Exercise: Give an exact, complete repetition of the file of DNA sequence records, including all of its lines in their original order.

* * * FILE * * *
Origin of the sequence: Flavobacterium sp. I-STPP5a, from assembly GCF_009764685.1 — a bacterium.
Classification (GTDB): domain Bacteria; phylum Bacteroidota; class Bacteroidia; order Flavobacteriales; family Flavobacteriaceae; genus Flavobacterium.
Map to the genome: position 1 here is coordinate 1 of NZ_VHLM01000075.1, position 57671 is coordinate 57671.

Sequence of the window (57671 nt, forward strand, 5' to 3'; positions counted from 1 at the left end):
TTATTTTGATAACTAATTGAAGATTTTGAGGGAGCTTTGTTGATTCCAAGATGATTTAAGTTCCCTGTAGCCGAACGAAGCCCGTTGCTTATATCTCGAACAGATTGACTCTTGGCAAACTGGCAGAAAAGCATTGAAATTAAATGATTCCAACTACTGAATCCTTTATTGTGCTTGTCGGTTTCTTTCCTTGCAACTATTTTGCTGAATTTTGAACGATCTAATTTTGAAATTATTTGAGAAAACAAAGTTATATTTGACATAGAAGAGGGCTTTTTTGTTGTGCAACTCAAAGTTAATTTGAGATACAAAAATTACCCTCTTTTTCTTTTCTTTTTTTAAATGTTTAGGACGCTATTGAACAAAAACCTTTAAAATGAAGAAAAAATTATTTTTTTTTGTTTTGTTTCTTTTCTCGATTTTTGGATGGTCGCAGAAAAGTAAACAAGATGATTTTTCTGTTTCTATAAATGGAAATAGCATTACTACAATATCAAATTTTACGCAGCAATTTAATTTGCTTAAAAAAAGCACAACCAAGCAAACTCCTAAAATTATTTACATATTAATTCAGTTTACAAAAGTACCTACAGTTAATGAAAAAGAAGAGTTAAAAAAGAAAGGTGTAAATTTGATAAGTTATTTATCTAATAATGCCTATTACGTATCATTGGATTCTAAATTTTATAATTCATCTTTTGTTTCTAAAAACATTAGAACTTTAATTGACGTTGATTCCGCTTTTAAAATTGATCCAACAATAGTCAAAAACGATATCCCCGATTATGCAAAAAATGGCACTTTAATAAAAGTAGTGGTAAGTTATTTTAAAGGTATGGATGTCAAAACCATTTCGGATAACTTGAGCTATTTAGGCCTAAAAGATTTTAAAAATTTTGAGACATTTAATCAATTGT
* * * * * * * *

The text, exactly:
Origin of the sequence: Flavobacterium sp. I-STPP5a, from assembly GCF_009764685.1 — a bacterium.
Classification (GTDB): domain Bacteria; phylum Bacteroidota; class Bacteroidia; order Flavobacteriales; family Flavobacteriaceae; genus Flavobacterium.
Map to the genome: position 1 here is coordinate 1 of NZ_VHLM01000075.1, position 57671 is coordinate 57671.

Sequence of the window (57671 nt, forward strand, 5' to 3'; positions counted from 1 at the left end):
TTATTTTGATAACTAATTGAAGATTTTGAGGGAGCTTTGTTGATTCCAAGATGATTTAAGTTCCCTGTAGCCGAACGAAGCCCGTTGCTTATATCTCGAACAGATTGACTCTTGGCAAACTGGCAGAAAAGCATTGAAATTAAATGATTCCAACTACTGAATCCTTTATTGTGCTTGTCGGTTTCTTTCCTTGCAACTATTTTGCTGAATTTTGAACGATCTAATTTTGAAATTATTTGAGAAAACAAAGTTATATTTGACATAGAAGAGGGCTTTTTTGTTGTGCAACTCAAAGTTAATTTGAGATACAAAAATTACCCTCTTTTTCTTTTCTTTTTTTAAATGTTTAGGACGCTATTGAACAAAAACCTTTAAAATGAAGAAAAAATTATTTTTTTTTGTTTTGTTTCTTTTCTCGATTTTTGGATGGTCGCAGAAAAGTAAACAAGATGATTTTTCTGTTTCTATAAATGGAAATAGCATTACTACAATATCAAATTTTACGCAGCAATTTAATTTGCTTAAAAAAAGCACAACCAAGCAAACTCCTAAAATTATTTACATATTAATTCAGTTTACAAAAGTACCTACAGTTAATGAAAAAGAAGAGTTAAAAAAGAAAGGTGTAAATTTGATAAGTTATTTATCTAATAATGCCTATTACGTATCATTGGATTCTAAATTTTATAATTCATCTTTTGTTTCTAAAAACATTAGAACTTTAATTGACGTTGATTCCGCTTTTAAAATTGATCCAACAATAGTCAAAAACGATATCCCCGATTATGCAAAAAATGGCACTTTAATAAAAGTAGTGGTAAGTTATTTTAAAGGTATGGATGTCAAAACCATTTCGGATAACTTGAGCTATTTAGGCCTAAAAGATTTTAAAAATTTTGAGACATTTAATCAATTGT